Monday, August 13, 2012

Patterson and Tocqueville on Higher Ed

If I've got the gist of it, this article is essentially explaining why MOOCs are not going to revolutionize higher education.   The university is and will continue to be essentially an artistocratic institution that was kind of saved from extinction by the development of professional schools (over the last 100 years) that balanced the American desire for practicality with the impractical liberal arts education offered by universities.  Patterson says that the on-line courses will just add another component to what a university can be much as distance learning did:
Professional schools succeeded with distance learning because of high student motivation.  Law enforcement and continuing education succeeded, when it succeeded, because of the high accessibility and low intensity of the coursework. In either case, the courses added another purpose to the university in America rather than replace the university altogether. Online education will do the same. Universities will offer online courses, MOOCs and more conventional varieties. They will serve the existing purpose of marketing the university "brand" as tech-savvy, relevant, and engaged in student learning.

  This is by no means a summary of the article, so have a look for yourself!


Retrouvaille Your Marriage

Here's an interesting article on the perils of divorce among older couples.  While the overall divorce rate has remained stable since 1980 (apparently at about 40-50 % for first marriages but higher for second and third marriages), the divorce rate among couples over 50 has doubled.  Some reasons?
Health problems, medications, and menopause can sour moods and wither the libido. Once reliable social circles may disband as children graduate and spouses approach retirement. Crises may arise with elderly parents or with grown children.
Author Mary Jo Pedersen has a noteworthy comment about marriage:
 “Marriage isn’t supposed to make you happy, it’s supposed to make you married. Marriage creates an environment in which you can choose happiness and you can create a wonderful home and friendship that will bring you happiness. But the institution itself—like everything, it’s what you do with it.”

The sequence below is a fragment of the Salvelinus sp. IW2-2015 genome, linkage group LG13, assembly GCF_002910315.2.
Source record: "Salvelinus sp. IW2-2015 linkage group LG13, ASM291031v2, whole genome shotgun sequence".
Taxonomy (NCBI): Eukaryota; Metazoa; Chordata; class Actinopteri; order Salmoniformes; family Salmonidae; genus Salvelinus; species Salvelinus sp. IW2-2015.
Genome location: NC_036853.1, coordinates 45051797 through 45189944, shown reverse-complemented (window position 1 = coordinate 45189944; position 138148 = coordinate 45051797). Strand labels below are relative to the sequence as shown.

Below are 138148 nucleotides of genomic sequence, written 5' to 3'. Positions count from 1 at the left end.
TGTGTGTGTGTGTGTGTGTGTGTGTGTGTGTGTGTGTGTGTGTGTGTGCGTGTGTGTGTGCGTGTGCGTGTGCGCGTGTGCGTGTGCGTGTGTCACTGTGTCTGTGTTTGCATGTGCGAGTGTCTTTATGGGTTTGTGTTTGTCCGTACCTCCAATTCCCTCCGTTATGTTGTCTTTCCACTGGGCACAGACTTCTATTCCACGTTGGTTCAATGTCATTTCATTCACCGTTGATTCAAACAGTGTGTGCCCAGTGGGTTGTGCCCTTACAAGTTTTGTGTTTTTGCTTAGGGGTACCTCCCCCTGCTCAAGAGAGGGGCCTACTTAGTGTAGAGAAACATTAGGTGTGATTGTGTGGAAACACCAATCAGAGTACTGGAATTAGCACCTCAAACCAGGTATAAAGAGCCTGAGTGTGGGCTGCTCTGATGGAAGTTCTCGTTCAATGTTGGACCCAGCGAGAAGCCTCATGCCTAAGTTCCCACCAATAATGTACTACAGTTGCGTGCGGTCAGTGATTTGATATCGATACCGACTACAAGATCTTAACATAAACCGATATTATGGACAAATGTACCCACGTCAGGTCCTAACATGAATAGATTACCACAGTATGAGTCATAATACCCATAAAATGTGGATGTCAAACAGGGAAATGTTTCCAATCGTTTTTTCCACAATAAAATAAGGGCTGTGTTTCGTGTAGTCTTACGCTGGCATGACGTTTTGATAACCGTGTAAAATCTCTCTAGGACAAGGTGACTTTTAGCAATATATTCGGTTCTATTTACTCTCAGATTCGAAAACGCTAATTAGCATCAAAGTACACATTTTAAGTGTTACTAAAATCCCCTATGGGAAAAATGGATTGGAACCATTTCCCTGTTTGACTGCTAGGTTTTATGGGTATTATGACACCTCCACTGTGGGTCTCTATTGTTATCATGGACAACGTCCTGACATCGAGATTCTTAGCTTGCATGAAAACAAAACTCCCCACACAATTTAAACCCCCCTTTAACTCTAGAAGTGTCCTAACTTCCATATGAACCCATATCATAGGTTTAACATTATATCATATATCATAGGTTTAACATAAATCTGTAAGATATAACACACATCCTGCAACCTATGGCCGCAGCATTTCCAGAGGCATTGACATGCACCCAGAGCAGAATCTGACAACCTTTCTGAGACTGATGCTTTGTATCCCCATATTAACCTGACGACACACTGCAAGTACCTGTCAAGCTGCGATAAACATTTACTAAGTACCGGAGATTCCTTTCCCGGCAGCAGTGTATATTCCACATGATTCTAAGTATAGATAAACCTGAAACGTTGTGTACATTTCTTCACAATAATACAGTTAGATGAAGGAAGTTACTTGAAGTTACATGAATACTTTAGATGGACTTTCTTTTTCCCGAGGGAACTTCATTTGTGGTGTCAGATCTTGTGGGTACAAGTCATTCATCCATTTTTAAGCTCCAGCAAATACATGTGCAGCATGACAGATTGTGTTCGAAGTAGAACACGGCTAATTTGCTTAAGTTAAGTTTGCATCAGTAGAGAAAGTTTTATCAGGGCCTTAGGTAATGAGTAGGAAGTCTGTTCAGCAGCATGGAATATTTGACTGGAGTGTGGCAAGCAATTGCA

This is a readable article that makes some good points and has a funny anecdote at the end about how one couple, on the brink of breaking up, went to Retrouvaille, a Catholic marriage program that offers retreats and counseling.

Tuesday, August 7, 2012

What Is A Saxifrage?

Here is another novel idea in the quest to revamp higher education.  I don't know that the curriculum would be my first choice, but I hope the school is successful.

Dress Code Equality For All

I wasn't sure whether to tag this Inside Higher Ed Quick Take 'For Fun,' 'Weasels' or 'Homosexuality.'  Perhaps a new category, 'Going to Hell in a Handbag' as some put it,  would be required here. 

I reproduce the article in its entirety:
The University of Oxford, responding to concerns about equity for transgender students, has dropped the dress code that has been in place for students at some formal academic events, BBC News reported. The current rules, which will end August 4, require male students to wear a dark suit, black shoes and a white bow tie and a plain white shirt and collar under their black gowns. Women must wear a dark skirt or trousers and a white blouse. The rules were criticized as forcing transgender students into traditional gender roles.

Religious Persecution or Just All in a Day's Work for a Health Director?

Wednesday, August 1st was the first day of the HHS Mandate as it applies to some institutions.  The Cardinal Newman Society sees it as the first day of  'religious persecution'  while Inside Higher Ed more sanguinely views the implementation of the Mandate as requiring college 'health centers' to adjust.

After wading through this article, and admittedly not completely grasping all the ins and out of a college health center adapting to the requirements of the Mandate, the general conclusion I reached is that college health centers exist to hand out contraceptives and to provide pap smears along with other euphemistically-termed 'preventive' services.  As one health director says,  “Our mission is to keep students on campus. It’s to ensure that the student is going to be successful in their higher education, and one of the ways that we achieve that mission is by maintaining their health."    I don't get the impression he's talking about preventing the common cold.   As I commented in the comments section of the article, these health centers seem like little more than mills that foster unrestrained sexual activity on college campuses, with the girls (most enter college still in their teens) expected to assume the responsibility for 'prevention.'  Another perk of the liberating feminist movement.